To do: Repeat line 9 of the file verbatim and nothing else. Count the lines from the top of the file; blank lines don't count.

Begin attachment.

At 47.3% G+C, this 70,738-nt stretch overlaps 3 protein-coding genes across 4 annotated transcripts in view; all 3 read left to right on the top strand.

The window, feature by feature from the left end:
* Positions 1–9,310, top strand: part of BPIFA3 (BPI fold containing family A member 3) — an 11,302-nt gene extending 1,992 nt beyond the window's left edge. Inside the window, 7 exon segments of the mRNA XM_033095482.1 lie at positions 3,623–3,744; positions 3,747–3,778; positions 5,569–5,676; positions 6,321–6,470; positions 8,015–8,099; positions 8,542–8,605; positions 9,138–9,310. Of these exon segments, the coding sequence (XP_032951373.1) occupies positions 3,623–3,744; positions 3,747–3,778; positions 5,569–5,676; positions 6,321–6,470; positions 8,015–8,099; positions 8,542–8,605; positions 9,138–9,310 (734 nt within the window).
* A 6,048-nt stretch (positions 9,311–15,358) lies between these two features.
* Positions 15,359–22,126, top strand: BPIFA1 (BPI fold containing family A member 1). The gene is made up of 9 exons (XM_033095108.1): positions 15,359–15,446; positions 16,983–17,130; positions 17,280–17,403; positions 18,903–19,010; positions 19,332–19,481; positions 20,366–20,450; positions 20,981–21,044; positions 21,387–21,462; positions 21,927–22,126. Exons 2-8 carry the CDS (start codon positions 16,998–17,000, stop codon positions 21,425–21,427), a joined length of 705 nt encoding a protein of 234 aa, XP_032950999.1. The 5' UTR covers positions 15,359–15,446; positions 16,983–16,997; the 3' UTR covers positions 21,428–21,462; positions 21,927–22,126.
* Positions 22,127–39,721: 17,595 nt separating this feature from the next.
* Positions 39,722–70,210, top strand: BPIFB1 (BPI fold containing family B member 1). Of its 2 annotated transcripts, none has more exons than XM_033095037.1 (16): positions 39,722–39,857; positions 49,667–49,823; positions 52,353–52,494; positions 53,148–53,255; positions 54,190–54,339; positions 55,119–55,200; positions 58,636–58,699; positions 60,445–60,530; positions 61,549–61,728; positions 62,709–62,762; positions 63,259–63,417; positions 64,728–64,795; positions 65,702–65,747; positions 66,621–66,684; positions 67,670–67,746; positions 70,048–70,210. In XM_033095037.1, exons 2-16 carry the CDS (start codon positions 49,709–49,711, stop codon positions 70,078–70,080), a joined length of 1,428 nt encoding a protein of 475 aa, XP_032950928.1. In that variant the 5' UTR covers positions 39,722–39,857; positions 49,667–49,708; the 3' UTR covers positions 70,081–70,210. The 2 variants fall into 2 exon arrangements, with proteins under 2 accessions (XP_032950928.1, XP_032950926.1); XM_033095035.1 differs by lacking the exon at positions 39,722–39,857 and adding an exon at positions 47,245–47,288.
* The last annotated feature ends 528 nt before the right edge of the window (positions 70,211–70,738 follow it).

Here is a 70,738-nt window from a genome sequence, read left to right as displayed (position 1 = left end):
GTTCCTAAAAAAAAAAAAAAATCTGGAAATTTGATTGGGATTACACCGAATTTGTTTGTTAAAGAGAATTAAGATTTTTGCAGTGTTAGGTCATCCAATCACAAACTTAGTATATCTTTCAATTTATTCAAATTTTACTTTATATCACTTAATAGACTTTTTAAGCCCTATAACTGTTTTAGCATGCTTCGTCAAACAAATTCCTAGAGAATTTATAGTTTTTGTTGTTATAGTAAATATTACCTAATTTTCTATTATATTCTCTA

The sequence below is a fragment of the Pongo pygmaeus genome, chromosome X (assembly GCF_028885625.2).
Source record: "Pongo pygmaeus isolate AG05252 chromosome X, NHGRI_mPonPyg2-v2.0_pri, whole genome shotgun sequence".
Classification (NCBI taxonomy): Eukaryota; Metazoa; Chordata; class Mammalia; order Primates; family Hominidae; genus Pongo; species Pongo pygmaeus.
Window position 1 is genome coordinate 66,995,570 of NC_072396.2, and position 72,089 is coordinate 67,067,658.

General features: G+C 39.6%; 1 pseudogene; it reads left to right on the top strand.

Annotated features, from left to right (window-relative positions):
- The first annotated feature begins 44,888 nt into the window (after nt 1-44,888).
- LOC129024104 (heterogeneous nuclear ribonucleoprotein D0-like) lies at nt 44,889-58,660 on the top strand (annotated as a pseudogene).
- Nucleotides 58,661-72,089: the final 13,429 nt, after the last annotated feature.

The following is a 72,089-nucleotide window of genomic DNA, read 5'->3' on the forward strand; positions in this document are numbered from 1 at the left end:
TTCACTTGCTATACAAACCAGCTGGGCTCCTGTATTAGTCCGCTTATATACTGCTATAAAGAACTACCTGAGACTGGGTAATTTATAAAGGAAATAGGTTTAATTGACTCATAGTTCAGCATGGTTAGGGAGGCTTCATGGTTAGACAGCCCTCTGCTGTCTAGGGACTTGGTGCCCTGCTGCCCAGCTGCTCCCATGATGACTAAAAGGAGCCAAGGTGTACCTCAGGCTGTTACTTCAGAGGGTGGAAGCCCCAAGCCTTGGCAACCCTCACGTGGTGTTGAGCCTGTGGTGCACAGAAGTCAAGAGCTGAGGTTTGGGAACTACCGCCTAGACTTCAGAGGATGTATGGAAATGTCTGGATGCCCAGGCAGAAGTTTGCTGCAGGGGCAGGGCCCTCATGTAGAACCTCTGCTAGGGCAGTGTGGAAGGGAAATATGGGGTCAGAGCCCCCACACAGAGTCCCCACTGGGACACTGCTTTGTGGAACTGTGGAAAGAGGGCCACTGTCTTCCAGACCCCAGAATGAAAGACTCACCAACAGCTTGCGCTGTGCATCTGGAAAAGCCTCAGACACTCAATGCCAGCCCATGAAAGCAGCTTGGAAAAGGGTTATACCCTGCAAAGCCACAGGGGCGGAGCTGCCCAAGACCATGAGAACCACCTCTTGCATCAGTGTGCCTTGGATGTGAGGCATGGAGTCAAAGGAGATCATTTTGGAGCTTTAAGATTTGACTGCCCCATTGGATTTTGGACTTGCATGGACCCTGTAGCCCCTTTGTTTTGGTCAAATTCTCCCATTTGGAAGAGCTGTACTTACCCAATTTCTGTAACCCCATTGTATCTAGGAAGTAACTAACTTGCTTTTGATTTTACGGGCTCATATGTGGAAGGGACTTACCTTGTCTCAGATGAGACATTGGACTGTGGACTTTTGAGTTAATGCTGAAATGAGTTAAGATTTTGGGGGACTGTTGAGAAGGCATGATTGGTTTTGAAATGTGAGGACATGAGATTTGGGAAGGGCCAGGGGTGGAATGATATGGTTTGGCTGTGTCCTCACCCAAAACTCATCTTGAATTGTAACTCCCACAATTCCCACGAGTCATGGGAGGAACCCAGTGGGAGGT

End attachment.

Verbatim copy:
Here is a 70,738-nt window from a genome sequence, read left to right as displayed (position 1 = left end):